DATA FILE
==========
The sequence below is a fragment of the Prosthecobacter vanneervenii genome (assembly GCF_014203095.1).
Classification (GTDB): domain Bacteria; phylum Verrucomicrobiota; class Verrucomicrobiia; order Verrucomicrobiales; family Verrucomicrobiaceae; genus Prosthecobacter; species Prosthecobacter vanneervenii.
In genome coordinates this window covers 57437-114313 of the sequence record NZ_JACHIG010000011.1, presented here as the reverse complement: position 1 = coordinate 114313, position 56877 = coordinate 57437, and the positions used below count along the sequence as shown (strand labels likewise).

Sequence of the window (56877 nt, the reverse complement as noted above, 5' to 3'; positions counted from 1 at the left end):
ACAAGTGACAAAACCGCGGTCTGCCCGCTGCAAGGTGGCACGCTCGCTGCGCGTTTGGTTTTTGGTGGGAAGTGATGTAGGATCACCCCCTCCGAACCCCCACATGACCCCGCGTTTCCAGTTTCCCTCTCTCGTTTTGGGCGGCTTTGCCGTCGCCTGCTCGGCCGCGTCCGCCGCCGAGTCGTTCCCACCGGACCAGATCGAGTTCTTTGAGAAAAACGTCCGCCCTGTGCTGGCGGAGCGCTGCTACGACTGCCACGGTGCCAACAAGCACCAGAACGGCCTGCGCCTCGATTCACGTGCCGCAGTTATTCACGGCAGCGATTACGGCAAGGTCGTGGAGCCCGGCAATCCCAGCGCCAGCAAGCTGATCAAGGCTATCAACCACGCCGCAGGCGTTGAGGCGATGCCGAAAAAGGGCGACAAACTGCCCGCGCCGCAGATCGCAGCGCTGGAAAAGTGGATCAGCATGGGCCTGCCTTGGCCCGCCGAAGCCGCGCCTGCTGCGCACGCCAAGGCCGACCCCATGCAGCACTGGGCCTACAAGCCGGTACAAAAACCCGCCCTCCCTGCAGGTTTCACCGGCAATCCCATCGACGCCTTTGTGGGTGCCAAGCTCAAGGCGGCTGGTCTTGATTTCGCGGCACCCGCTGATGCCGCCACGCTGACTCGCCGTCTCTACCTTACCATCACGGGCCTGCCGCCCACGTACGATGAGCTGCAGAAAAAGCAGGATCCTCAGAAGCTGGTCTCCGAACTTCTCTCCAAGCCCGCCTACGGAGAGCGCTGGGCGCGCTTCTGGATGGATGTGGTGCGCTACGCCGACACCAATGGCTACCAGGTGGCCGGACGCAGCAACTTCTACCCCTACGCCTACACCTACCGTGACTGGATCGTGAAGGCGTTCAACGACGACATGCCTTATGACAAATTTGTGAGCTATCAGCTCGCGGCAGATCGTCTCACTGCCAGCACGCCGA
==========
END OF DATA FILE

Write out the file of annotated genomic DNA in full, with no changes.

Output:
The sequence below is a fragment of the Prosthecobacter vanneervenii genome (assembly GCF_014203095.1).
Classification (GTDB): domain Bacteria; phylum Verrucomicrobiota; class Verrucomicrobiia; order Verrucomicrobiales; family Verrucomicrobiaceae; genus Prosthecobacter; species Prosthecobacter vanneervenii.
In genome coordinates this window covers 57437-114313 of the sequence record NZ_JACHIG010000011.1, presented here as the reverse complement: position 1 = coordinate 114313, position 56877 = coordinate 57437, and the positions used below count along the sequence as shown (strand labels likewise).

Sequence of the window (56877 nt, the reverse complement as noted above, 5' to 3'; positions counted from 1 at the left end):
ACAAGTGACAAAACCGCGGTCTGCCCGCTGCAAGGTGGCACGCTCGCTGCGCGTTTGGTTTTTGGTGGGAAGTGATGTAGGATCACCCCCTCCGAACCCCCACATGACCCCGCGTTTCCAGTTTCCCTCTCTCGTTTTGGGCGGCTTTGCCGTCGCCTGCTCGGCCGCGTCCGCCGCCGAGTCGTTCCCACCGGACCAGATCGAGTTCTTTGAGAAAAACGTCCGCCCTGTGCTGGCGGAGCGCTGCTACGACTGCCACGGTGCCAACAAGCACCAGAACGGCCTGCGCCTCGATTCACGTGCCGCAGTTATTCACGGCAGCGATTACGGCAAGGTCGTGGAGCCCGGCAATCCCAGCGCCAGCAAGCTGATCAAGGCTATCAACCACGCCGCAGGCGTTGAGGCGATGCCGAAAAAGGGCGACAAACTGCCCGCGCCGCAGATCGCAGCGCTGGAAAAGTGGATCAGCATGGGCCTGCCTTGGCCCGCCGAAGCCGCGCCTGCTGCGCACGCCAAGGCCGACCCCATGCAGCACTGGGCCTACAAGCCGGTACAAAAACCCGCCCTCCCTGCAGGTTTCACCGGCAATCCCATCGACGCCTTTGTGGGTGCCAAGCTCAAGGCGGCTGGTCTTGATTTCGCGGCACCCGCTGATGCCGCCACGCTGACTCGCCGTCTCTACCTTACCATCACGGGCCTGCCGCCCACGTACGATGAGCTGCAGAAAAAGCAGGATCCTCAGAAGCTGGTCTCCGAACTTCTCTCCAAGCCCGCCTACGGAGAGCGCTGGGCGCGCTTCTGGATGGATGTGGTGCGCTACGCCGACACCAATGGCTACCAGGTGGCCGGACGCAGCAACTTCTACCCCTACGCCTACACCTACCGTGACTGGATCGTGAAGGCGTTCAACGACGACATGCCTTATGACAAATTTGTGAGCTATCAGCTCGCGGCAGATCGTCTCACTGCCAGCACGCCGA